Abstract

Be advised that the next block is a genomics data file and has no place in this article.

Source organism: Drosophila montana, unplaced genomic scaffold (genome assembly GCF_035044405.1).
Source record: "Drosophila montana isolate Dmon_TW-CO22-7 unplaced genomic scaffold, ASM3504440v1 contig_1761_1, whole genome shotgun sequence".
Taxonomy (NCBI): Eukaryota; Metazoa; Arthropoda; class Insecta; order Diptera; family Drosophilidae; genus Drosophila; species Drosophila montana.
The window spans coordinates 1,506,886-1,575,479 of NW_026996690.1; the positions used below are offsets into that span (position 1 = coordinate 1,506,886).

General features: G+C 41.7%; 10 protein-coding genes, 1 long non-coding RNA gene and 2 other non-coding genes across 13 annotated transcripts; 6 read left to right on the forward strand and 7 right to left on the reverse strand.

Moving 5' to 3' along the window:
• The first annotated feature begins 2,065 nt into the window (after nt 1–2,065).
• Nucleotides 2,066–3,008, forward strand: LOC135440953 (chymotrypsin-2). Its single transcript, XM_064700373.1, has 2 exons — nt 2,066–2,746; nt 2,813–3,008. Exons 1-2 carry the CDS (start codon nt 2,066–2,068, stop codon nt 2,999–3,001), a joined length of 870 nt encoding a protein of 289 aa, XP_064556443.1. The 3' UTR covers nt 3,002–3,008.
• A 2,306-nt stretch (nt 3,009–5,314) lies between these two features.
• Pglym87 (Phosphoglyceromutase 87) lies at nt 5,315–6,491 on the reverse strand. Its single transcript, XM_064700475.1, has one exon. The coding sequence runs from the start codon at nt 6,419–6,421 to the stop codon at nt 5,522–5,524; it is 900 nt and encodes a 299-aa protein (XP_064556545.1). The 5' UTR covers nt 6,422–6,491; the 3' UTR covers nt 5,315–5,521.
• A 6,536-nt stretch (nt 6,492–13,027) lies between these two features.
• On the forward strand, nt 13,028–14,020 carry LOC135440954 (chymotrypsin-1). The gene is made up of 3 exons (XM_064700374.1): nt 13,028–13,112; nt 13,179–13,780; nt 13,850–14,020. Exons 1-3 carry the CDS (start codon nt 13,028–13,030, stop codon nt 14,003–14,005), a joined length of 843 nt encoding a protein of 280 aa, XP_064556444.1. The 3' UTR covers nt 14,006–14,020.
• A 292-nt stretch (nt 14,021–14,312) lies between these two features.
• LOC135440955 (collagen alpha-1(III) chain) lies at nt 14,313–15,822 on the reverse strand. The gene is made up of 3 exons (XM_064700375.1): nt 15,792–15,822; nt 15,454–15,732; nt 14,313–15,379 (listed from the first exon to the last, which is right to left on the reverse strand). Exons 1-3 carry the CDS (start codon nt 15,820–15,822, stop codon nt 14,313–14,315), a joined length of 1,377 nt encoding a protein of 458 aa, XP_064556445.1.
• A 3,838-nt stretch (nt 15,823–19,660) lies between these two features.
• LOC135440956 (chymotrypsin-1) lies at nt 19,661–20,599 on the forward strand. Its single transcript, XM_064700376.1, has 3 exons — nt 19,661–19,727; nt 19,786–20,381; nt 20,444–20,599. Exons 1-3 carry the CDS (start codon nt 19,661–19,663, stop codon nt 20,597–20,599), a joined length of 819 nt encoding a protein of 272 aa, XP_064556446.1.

The off-shore Gabon basin contains large hydrocarbon reserves in Lower Cretaceous argillaceous sandstones deposited in the rifting stage of the opening of the South Atlantic. The study area ( nearly equal 5 x 10 km) includes a N30 degrees E-trending fault system a few kilometers wide. In the rocks of this fault system, the diagenetic mineralogy consists of early siderite and abundant calcite cements, followed by late quartz, minor dolomite, and chlorite. The abundant calcite cement occludes most of the porosity. In the region adjacent to the fault system, the diagenetic mineralogy consists of early siderite and minor calcite, followed by late quartz, abundant dolomite, and kaolinite. Amounts of diagenetic cement in both regions range from ten to more than forty percent of the bulk rock volume. Mass balance based on petrographic evidence and point-counting indicates that such quantities of cement cannot have been generated locally, which thus implies considerable large-scale mass transfer. delta 18 O values for coexisting (though not clearly cogenetic) dolomite and kaolinite from the kaolinite zone suggest temperatures < 100 degrees C in late diagenesis. Published evidence from fission tracks in apatites and from fluid-inclusion homogenization temperatures indicates that the temperature during early diagenesis ( nearly equal 130-120 Ma) was 200-250 degrees C or even higher. We hypothesize that both the required diagenetic mass transfer and the observed distribution of diagenetic minerals were brought about by hot water flow. This circulation, perhaps convective, was driven by the high early geothermal gradients directly related to the opening of the South Atlantic, and was especially focused along the tensional fracture systems involved in the rifting. The abundant early calcite cement that occurs in the fracture system within the study area represents the diagenetic mineral signature of the high geothermal gradient that prevailed early in the history of the Gabon rift basin.

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